Minot artist Donna Watts was enthused with her latest project, the painting of the interior of a tamarin display in the lobby of the new zoo building at Roosevelt Park. It will be the first attraction visitors to the zoo will see when entering the new building.
"I did think about that when I was doing all this," said Watts. "It made me nervous. I tried to make it appealing and still put fun things in there for the kids to see, like on the ceiling. It continues the pattern."
Watts had painted the murals inside the zoo's Education Center 25 years earlier. That facility was ruined by several feet of flood water in 2011. While future plans for the damaged Education Center have not yet been finalized, the new zoo building is well on its way to receiving the public. It was under construction when the flood hit, delaying its opening for more than a year. A grand opening is now scheduled for May 4.
Donna Watts, Minot, painted the inside of the tamarin display at the new Roosevelt Park Zoo building. The display is expected to open later this spring.
"This is a new building and this is the exhibit that we actually chose to paint," said Watts, while peering inside the back door of the still unoccupied tamarin display. "It is one of the few that will get painted because the modern theory is to have the focus on the animal and not so much on the stuff around it."
Not painting a detailed scene was an adjustment for Watts, but one she readily made. She considers herself a photo-realist.
"It's really hard for me not to put every vein in every leaf," laughed Watts. "The air brush is a softer look. We wanted to make sure we had a feeling of depth."
Watts' work involved several layers of detail with the air brush, a technique necessary to obtain the look of depth that Watts was seeking. Special paints were needed too because the interior of the display is lined with compressed plastic panels. The panels do not accept common paints. Watts solved the problem by contacting her paint supplier and received a recommendation as to what paints would be best for the job.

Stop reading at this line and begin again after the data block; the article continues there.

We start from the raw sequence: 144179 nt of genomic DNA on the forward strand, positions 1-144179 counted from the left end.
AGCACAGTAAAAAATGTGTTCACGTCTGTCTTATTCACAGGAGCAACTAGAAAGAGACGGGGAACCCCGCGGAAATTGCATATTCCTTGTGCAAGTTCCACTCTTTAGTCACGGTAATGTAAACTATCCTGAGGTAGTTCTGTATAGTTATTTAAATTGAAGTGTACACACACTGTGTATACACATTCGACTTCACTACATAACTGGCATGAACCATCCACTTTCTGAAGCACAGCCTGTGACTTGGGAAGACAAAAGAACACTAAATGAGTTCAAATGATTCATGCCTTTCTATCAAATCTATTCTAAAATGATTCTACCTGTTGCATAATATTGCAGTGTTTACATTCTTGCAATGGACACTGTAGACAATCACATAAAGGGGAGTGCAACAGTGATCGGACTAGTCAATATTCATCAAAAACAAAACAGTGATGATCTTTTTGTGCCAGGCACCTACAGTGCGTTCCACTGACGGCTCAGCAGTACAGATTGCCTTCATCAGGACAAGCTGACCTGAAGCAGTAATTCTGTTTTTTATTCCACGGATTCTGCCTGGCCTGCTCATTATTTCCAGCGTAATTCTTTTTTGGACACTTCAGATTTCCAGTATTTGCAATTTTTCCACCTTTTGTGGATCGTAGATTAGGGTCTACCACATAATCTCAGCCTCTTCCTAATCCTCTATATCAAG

"They can't give off any harmful vapors. They had to stick on plastic. Animals had to be able to chew on it, so it had to be edible," said Watt. "After that it was layer after layer to get the depth."
Tamarins are small monkeys, about the size of a squirrel. Two are expected to be placed in the new display painted by Watts. The zoo staff also constructed an artificial tree as part of the display. A hole in the tree leads to a covered box where the tamarins are expected to frequent when they wish to sleep or relax.
"I think they'll like it, particularly the little tree and nest box," said Watts. "That's really going to make it for them."
Watts estimates it took her about 50 hours to complete the painting inside the tamarin display. She has another project ahead of her, too, the painting of four golf carts that the zoo is receiving from the Souris Valley Golf Course. Plain white just won't do.
"We decided the really cool thing to do, to make them stand out from others, would be to paint them in patterns of some of our animals," said Watts. "We'll do a cart in a giraffe pattern, a snow leopard pattern and a tiger pattern. We're still kicking around ideas for the other one. They'll look like real safari numbers."
Watts said she was pleased to be able to offer her help to the zoo as it continues to recover from the 2011 flood. No doubt visitors, and tamarins, will be pleased when they see her work, too.